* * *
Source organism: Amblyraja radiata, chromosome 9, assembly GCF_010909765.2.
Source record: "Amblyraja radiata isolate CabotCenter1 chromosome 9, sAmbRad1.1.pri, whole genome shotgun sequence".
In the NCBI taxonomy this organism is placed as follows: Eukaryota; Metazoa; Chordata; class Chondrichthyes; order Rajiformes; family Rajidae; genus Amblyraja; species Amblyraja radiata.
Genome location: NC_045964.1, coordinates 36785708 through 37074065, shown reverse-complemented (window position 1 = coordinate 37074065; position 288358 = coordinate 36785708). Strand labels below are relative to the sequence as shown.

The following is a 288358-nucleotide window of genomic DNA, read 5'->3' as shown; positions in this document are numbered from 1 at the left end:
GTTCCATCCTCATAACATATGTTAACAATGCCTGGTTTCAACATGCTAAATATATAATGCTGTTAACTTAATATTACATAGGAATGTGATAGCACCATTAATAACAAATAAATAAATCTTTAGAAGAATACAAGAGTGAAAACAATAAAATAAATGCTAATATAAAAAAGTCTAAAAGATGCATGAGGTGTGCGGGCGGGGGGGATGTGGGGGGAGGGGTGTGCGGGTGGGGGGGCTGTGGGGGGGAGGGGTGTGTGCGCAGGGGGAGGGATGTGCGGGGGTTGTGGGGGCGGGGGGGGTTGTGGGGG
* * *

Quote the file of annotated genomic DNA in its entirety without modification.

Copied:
Source organism: Amblyraja radiata, chromosome 9, assembly GCF_010909765.2.
Source record: "Amblyraja radiata isolate CabotCenter1 chromosome 9, sAmbRad1.1.pri, whole genome shotgun sequence".
In the NCBI taxonomy this organism is placed as follows: Eukaryota; Metazoa; Chordata; class Chondrichthyes; order Rajiformes; family Rajidae; genus Amblyraja; species Amblyraja radiata.
Genome location: NC_045964.1, coordinates 36785708 through 37074065, shown reverse-complemented (window position 1 = coordinate 37074065; position 288358 = coordinate 36785708). Strand labels below are relative to the sequence as shown.

The following is a 288358-nucleotide window of genomic DNA, read 5'->3' as shown; positions in this document are numbered from 1 at the left end:
GTTCCATCCTCATAACATATGTTAACAATGCCTGGTTTCAACATGCTAAATATATAATGCTGTTAACTTAATATTACATAGGAATGTGATAGCACCATTAATAACAAATAAATAAATCTTTAGAAGAATACAAGAGTGAAAACAATAAAATAAATGCTAATATAAAAAAGTCTAAAAGATGCATGAGGTGTGCGGGCGGGGGGGATGTGGGGGGAGGGGTGTGCGGGTGGGGGGGCTGTGGGGGGGAGGGGTGTGTGCGCAGGGGGAGGGATGTGCGGGGGTTGTGGGGGCGGGGGGGGTTGTGGGGG